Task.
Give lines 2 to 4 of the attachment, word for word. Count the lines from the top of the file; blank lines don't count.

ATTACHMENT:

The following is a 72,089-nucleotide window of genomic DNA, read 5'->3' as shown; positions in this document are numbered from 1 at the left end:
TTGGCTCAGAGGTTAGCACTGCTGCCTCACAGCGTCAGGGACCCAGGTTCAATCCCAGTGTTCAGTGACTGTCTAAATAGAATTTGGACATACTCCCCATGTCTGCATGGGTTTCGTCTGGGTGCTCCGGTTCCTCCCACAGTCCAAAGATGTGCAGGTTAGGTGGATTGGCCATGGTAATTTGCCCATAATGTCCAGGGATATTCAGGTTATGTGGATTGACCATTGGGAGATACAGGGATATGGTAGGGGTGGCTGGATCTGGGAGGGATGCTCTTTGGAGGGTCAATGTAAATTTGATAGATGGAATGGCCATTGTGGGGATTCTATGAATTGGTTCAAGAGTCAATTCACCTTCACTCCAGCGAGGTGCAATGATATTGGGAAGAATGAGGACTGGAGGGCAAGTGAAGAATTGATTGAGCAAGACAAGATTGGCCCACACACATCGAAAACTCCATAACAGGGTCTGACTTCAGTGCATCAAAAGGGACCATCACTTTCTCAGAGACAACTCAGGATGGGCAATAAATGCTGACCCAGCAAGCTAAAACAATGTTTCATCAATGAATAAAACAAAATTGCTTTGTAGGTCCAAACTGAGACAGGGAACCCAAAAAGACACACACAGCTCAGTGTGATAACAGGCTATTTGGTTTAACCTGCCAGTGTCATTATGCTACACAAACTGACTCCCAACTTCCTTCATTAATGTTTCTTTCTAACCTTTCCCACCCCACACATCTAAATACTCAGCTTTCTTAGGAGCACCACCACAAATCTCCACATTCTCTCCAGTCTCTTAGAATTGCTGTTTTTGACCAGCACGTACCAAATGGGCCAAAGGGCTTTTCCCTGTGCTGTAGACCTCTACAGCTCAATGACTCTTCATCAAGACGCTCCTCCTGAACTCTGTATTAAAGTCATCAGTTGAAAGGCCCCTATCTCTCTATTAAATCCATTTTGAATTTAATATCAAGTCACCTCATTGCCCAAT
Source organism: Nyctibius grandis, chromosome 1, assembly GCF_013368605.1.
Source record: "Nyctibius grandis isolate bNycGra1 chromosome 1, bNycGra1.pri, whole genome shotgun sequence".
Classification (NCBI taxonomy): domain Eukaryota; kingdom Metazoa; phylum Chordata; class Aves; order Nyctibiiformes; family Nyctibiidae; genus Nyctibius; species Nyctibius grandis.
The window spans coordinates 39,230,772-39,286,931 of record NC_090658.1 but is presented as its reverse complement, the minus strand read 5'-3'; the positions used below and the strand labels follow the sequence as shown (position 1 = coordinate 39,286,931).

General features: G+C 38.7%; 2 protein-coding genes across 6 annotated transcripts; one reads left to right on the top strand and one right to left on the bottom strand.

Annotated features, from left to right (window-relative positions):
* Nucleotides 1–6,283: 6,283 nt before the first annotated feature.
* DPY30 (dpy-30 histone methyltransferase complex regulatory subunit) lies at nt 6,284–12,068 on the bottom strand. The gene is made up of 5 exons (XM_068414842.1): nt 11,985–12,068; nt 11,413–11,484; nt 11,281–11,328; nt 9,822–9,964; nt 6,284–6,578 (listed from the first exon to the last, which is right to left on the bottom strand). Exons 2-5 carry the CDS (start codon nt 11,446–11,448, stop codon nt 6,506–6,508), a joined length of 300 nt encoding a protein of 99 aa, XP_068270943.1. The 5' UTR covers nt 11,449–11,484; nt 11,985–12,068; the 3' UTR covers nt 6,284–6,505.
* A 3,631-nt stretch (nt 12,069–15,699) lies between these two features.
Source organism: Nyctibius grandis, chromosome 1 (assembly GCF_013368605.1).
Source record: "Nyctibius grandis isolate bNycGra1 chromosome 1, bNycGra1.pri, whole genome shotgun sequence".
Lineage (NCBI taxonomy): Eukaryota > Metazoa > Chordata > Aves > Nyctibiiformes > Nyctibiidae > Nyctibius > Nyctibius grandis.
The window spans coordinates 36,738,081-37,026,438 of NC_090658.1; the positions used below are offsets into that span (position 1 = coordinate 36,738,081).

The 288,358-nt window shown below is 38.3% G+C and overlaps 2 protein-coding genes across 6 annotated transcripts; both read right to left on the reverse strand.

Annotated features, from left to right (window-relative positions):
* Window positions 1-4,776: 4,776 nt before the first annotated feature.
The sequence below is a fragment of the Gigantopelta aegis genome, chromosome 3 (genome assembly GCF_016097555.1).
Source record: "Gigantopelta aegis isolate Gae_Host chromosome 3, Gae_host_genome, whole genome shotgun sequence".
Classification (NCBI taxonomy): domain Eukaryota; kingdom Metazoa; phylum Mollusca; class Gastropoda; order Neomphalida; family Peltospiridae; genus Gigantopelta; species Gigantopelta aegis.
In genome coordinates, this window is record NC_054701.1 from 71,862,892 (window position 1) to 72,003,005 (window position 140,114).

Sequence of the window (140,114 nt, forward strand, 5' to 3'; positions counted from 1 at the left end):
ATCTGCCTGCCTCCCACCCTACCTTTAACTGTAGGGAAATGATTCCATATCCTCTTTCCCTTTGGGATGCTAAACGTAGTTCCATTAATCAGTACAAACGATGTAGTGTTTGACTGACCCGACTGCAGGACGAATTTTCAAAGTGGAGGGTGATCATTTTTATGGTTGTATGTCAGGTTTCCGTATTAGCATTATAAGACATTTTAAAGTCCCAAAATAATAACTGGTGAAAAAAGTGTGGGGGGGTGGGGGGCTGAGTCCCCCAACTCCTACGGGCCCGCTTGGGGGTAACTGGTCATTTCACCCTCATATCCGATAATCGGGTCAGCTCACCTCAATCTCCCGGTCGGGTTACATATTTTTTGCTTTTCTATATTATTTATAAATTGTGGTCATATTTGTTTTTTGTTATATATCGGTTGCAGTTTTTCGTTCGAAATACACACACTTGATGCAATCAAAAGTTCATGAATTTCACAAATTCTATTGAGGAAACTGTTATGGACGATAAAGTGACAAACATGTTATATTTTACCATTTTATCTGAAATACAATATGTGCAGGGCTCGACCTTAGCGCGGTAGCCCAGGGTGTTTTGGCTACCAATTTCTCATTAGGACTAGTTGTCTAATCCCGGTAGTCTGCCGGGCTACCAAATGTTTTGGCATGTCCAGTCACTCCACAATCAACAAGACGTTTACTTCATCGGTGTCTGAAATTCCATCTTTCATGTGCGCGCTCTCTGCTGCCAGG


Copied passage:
TTGGCTCAGAGGTTAGCACTGCTGCCTCACAGCGTCAGGGACCCAGGTTCAATCCCAGTGTTCAGTGACTGTCTAAATAGAATTTGGACATACTCCCCATGTCTGCATGGGTTTCGTCTGGGTGCTCCGGTTCCTCCCACAGTCCAAAGATGTGCAGGTTAGGTGGATTGGCCATGGTAATTTGCCCATAATGTCCAGGGATATTCAGGTTATGTGGATTGACCATTGGGAGATACAGGGATATGGTAGGGGTGGCTGGATCTGGGAGGGATGCTCTTTGGAGGGTCAATGTAAATTTGATAGATGGAATGGCCATTGTGGGGATTCTATGAATTGGTTCAAGAGTCAATTCACCTTCACTCCAGCGAGGTGCAATGATATTGGGAAGAATGAGGACTGGAGGGCAAGTGAAGAATTGATTGAGCAAGACAAGATTGGCCCACACACATCGAAAACTCCATAACAGGGTCTGACTTCAGTGCATCAAAAGGGACCATCACTTTCTCAGAGACAACTCAGGATGGGCAATAAATGCTGACCCAGCAAGCTAAAACAATGTTTCATCAATGAATAAAACAAAATTGCTTTGTAGGTCCAAACTGAGACAGGGAACCCAAAAAGACACACACAGCTCAGTGTGATAACAGGCTATTTGGTTTAACCTGCCAGTGTCATTATGCTACACAAACTGACTCCCAACTTCCTTCATTAATGTTTCTTTCTAACCTTTCCCACCCCACACATCTAAATACTCAGCTTTCTTAGGAGCACCACCACAAATCTCCACATTCTCTCCAGTCTCTTAGAATTGCTGTTTTTGACCAGCACGTACCAAATGGGCCAAAGGGCTTTTCCCTGTGCTGTAGACCTCTACAGCTCAATGACTCTTCATCAAGACGCTCCTCCTGAACTCTGTATTAAAGTCATCAGTTGAAAGGCCCCTATCTCTCTATTAAATCCATTTTGAATTTAATATCAAGTCACCTCATTGCCCAAT
Source organism: Nyctibius grandis, chromosome 1, assembly GCF_013368605.1.
Source record: "Nyctibius grandis isolate bNycGra1 chromosome 1, bNycGra1.pri, whole genome shotgun sequence".